When Professor Alan Michael Weindling, Professor Emeritus of Perinatal Medicine at the University of Liverpool in the United Kingdom and former Head of the School of Paediatrics in Merseyside, was asked for his advice to junior paediatricians, his first advice was ‘humility’ (4). This was definitely not what we might have expected. In his editorial (7) based on this interview, humility was also included in the 7 fundamental principles for future paediatric education and more importantly, it was emphasized as the most significant among them. ‘Humility helps you to realize that it is just not possible to know everything and that continuing learning is important’, Professor Weindling explained (4). His explanation on the value of humility in medical training, continuing medical education and lifelong medical learning, reminded us of the quote by Socrates (470‑399 B.C.) in his apology to the Athenians that ‘All I know is that I know nothing’ [Ἓν οἶδα ὅτι ουδὲν οἶδα] (8). He also reminded us of the even older quote by the Athenian Solon (640‑558 B.C.), one of the seven wise men of Ancient Greece, that ‘I grow old learning something new every day’ [γηράσκω δ’ αἰεὶ πολλὰ διδασκόμενος] (9). How many times indeed have we realized how little we really know, the more we learn as medical scientists? Humility is indeed essential to medical education, both undergraduate and postgraduate; not simply to avoid the arrogance and hubris that often comes with knowledge, but also because our understanding of a number of diseases remains much more limited than we realize or want to believe and science in many cases cannot help. Even now, our knowledge can be further expanded; there are more treatments to be developed and medical conditions to be managed. Junior paediatricians should start their clinical practice with humility, strengthening their belief that they have a whole new world to learn and explore in Paediatrics. Even experienced medical professionals should always accept and acknowledge their mistakes, understanding that there are still fields in their specialties that they do not know.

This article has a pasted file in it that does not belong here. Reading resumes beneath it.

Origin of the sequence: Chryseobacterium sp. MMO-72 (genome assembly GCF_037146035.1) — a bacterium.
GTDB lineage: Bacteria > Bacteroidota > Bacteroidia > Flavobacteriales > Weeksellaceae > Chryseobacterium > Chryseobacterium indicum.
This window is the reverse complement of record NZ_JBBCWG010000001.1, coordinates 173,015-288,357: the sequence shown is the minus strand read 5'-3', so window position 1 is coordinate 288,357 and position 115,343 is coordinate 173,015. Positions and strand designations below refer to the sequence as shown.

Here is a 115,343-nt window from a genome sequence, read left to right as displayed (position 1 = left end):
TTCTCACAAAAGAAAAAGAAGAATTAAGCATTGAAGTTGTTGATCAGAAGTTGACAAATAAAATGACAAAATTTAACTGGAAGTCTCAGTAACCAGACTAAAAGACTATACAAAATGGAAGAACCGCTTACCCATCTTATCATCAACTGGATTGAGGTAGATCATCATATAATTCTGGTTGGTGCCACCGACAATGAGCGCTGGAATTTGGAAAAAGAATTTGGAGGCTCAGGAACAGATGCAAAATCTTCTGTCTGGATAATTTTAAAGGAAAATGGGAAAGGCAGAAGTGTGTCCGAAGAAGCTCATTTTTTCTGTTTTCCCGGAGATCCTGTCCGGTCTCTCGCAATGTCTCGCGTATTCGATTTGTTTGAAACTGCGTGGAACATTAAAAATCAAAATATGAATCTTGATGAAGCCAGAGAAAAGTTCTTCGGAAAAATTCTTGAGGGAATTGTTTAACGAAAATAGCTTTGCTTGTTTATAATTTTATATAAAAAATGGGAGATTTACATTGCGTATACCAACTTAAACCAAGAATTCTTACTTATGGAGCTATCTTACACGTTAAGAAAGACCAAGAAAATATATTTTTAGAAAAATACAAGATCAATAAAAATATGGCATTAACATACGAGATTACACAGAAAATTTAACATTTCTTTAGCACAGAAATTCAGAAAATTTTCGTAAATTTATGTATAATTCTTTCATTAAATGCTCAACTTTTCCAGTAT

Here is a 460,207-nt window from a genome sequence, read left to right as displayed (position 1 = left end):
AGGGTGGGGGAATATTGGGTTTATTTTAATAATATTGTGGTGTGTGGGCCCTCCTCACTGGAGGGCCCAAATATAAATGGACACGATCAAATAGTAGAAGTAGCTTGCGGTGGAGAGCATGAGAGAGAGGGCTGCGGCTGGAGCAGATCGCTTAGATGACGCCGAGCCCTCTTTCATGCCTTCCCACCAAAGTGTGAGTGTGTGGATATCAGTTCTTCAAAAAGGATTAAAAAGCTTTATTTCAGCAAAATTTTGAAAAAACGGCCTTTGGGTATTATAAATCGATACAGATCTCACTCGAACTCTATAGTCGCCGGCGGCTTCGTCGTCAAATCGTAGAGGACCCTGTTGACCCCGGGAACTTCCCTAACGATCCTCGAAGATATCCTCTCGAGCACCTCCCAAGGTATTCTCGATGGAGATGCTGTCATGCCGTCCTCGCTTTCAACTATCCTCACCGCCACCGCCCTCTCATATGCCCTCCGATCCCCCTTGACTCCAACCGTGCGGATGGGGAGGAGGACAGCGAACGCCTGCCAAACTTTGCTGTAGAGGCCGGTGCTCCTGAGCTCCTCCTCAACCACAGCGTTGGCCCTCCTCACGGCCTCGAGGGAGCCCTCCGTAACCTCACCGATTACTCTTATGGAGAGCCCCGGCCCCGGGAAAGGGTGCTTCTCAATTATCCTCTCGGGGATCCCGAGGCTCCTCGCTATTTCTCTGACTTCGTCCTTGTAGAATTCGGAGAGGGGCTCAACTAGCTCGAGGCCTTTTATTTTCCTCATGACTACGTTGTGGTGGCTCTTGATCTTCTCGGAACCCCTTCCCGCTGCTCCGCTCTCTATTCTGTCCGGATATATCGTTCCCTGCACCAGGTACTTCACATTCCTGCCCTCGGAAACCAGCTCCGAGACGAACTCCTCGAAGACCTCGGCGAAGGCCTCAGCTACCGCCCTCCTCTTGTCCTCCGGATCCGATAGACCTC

In his interview (4), Professor Weindling also highlighted the role of humility in medical team working. ‘I was very fortunate to find myself working with a great team of nurses and nurse practitioners, midwives and doctors. This team approach was one that I tried to teach’ (4). Professor Alan Michael Weindling, one of the pioneers of modern neonatal care, worldwide, with an enormous contribution to the care of premature babies in the city of Liverpool, did not attribute his success to his knowledge, experience or excellence. He attributed his success to team work, a kind of scientific practice, which requires humility during the good and the bad times. Team work involves the rejection of egoism, self‑centeredness, puffed‑up pride and empty vanity or arrogance, along with a sober recognition of one's all‑too‑human limitations. ‘We agreed, when I was appointed that we would try to offer similar care whichever of us was on duty and that if there was ever a situation where we could not agree, we would try to resolve it by a scientific approach’ (4), he noted in the same interview referring to his collaboration with Professor Richard Cooke, his colleague at Liverpool Women's Hospital.